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Carrier covers half of embezzlement losses

May 22, 2012

WOONSOCKET – A Chicago-based insurance carrier has covered more than half of the $389,000 the city had claimed as a financial loss due to embezzlement.
Axis Insurance Co. recently paid the city $200,000, the maximum its policy allows for claims of employee theft, said Finance Director Thomas M. Bruce III.
The company paid the city after a weeks-long review of financial documents at City Hall and the results of a forensic audit by the accounting firm, Braver PC. The audit is also the basis for the criminal case against former Municipal Court Aide Rachel Arruda, the woman police say is responsible for the theft.
A 32-year veteran of City Hall, Arruda, 62, was arrested in October and now faces felony charges of embezzling and fraudulent conversion in Superior Court. She’s free on personal recognizance and is due back in court for a pre-trial conference on July 17, according to the judiciary’s web site.
She was one of two city employees arrested for embezzlement within the span of a month last fall. On Sept. 9, Michelle Giguere, a treasury clerk on the job for seven years, was arrested for pilfering some $7,000 over a period of roughly two years. Giguere is charged with fraud, embezzlement, computer tampering and other charges. She’s due back in Superior Court for a pre-trial hearing on June 11.
On the advice of its agent, Keough Kirby Associates of Woonsocket, Bruce said the city did not file a claim for the losses allegedly caused by Giguere. He said the city was advised that its premium might have become prohibitively expensive had it pursued multiple claims of employee theft simultaneously.
“Our strategy was to go after only the big one,” said Bruce. “The effect of a multiple claim could have affected our risk level substantially.”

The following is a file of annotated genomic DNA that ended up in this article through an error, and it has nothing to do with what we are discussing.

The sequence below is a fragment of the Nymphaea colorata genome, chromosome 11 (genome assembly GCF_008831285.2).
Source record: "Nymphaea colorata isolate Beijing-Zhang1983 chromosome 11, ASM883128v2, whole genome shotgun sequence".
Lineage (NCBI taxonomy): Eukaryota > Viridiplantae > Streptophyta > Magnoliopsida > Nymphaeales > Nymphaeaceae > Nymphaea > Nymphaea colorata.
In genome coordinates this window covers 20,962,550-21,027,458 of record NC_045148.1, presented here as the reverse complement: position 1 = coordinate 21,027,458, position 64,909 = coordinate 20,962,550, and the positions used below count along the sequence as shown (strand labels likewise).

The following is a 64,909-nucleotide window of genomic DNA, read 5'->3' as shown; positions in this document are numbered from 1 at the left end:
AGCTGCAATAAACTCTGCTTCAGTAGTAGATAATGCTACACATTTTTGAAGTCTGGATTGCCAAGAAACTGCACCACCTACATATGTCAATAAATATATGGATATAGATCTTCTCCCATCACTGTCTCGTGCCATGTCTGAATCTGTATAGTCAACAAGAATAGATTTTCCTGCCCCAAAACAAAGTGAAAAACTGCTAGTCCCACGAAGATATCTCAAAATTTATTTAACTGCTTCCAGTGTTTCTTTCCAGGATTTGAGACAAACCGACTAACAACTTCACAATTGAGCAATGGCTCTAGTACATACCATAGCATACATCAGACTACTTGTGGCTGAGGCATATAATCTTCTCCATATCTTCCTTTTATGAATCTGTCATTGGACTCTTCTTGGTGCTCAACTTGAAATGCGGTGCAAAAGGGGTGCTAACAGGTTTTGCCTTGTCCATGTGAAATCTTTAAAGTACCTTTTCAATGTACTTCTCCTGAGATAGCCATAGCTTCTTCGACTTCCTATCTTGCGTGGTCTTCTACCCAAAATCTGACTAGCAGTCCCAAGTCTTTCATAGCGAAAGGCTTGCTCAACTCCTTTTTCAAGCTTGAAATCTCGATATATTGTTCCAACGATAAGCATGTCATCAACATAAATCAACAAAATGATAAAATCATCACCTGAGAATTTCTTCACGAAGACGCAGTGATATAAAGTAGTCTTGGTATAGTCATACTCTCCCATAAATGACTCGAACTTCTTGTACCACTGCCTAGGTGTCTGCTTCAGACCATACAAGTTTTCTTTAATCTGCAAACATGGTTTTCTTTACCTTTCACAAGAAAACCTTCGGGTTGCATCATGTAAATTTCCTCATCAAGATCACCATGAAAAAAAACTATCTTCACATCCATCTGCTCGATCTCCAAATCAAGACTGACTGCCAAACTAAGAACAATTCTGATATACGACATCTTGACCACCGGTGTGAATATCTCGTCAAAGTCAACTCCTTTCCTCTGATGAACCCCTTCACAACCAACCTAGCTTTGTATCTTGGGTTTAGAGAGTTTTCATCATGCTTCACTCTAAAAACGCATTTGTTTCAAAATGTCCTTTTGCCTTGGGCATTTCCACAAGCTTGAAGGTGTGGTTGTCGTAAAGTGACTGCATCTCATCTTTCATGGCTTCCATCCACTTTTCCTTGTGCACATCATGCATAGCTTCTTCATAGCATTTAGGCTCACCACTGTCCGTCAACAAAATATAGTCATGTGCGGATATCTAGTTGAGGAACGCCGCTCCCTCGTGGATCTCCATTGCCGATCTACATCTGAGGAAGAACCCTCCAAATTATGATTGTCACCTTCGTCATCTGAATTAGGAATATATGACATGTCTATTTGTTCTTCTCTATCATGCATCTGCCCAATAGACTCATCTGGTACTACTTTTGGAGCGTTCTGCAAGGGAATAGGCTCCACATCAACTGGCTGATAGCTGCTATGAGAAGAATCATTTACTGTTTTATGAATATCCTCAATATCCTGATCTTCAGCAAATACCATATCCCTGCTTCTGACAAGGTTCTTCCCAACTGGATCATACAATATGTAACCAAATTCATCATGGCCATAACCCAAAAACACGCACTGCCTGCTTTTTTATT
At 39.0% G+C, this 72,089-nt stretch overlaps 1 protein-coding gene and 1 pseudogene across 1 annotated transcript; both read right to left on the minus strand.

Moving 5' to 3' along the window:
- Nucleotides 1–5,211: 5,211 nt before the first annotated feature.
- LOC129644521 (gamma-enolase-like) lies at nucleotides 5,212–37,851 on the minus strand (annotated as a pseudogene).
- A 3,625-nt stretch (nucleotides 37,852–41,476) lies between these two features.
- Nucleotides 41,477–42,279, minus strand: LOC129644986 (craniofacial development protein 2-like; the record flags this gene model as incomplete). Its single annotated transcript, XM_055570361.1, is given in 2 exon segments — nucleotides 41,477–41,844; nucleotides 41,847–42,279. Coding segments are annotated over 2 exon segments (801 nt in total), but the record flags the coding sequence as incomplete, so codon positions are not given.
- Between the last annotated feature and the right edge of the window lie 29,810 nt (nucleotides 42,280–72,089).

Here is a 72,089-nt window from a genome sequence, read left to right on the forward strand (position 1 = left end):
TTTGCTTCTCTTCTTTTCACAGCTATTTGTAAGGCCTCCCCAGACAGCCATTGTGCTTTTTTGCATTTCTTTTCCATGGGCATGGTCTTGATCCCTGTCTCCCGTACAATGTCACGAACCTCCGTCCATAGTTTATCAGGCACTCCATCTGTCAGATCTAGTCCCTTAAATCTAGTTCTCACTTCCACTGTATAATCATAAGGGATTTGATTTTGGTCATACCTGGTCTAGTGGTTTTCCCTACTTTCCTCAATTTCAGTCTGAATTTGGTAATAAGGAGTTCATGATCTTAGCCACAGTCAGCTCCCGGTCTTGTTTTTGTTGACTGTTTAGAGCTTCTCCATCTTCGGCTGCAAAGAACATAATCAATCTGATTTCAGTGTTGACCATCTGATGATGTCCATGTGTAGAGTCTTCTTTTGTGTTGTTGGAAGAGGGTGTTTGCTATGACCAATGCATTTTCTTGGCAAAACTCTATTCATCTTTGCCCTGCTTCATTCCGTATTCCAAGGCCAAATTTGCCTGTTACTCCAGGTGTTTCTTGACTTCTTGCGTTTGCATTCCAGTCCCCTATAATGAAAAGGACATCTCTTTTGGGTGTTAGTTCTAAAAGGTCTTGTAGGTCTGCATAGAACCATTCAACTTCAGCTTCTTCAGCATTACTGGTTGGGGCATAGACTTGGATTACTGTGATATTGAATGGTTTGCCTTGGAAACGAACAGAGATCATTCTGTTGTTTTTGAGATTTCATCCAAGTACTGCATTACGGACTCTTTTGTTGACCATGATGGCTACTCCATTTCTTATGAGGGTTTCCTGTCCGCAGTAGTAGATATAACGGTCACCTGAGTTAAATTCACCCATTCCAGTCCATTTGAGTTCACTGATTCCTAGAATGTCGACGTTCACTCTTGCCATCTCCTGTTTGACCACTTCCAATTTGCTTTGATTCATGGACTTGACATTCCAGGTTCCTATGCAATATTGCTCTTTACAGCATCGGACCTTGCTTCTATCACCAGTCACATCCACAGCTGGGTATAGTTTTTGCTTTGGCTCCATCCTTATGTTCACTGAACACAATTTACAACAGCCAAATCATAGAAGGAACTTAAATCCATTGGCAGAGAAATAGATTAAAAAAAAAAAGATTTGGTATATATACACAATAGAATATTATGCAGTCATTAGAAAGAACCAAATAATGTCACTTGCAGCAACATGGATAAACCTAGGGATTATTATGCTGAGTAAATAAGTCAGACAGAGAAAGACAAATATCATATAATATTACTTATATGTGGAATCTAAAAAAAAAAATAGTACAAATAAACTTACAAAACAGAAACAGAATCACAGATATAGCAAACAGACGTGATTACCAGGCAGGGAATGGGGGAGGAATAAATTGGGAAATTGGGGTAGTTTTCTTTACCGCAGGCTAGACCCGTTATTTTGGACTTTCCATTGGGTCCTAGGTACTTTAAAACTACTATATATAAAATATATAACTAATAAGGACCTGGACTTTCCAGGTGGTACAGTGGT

Though Arruda was employed as municipal court aide since 1987, the criminal charges represent only losses traced to her activities for seven years leading up to her retirement in August 2010. City officials and police say that during that period, Arruda exploited weaknesses in the city’s accounting controls to drain money from the pool of funds the court collected in the form of traffic fines.
The municipal court’s computer system is now linked to that which tracks other municipal accounting functions. Lori Berthiaume, a former public safety dispatcher, has since been hired as the municipal court clerk. Also, Bruce said the clerk is no longer allowed to take in or tally up collections alone. Jessica Desrochers, a longtime purchasing agent at City Hall, sits in on the weekly court sessions and assists in recording the collections after the hearings are over.
Arruda began working at City Hall in February 1978 as a temporary worker under a now-defunct federal grant program. She became a permanent employee in July 1981, when she was promoted to accounting clerk, then bookkeeper and municipal court aide. In addition to working at City Hall, Arruda had long worked as a volunteer organizer for Autumnfest, but her ties to the steering committee were severed shortly after she was arrested on Oct. 12.

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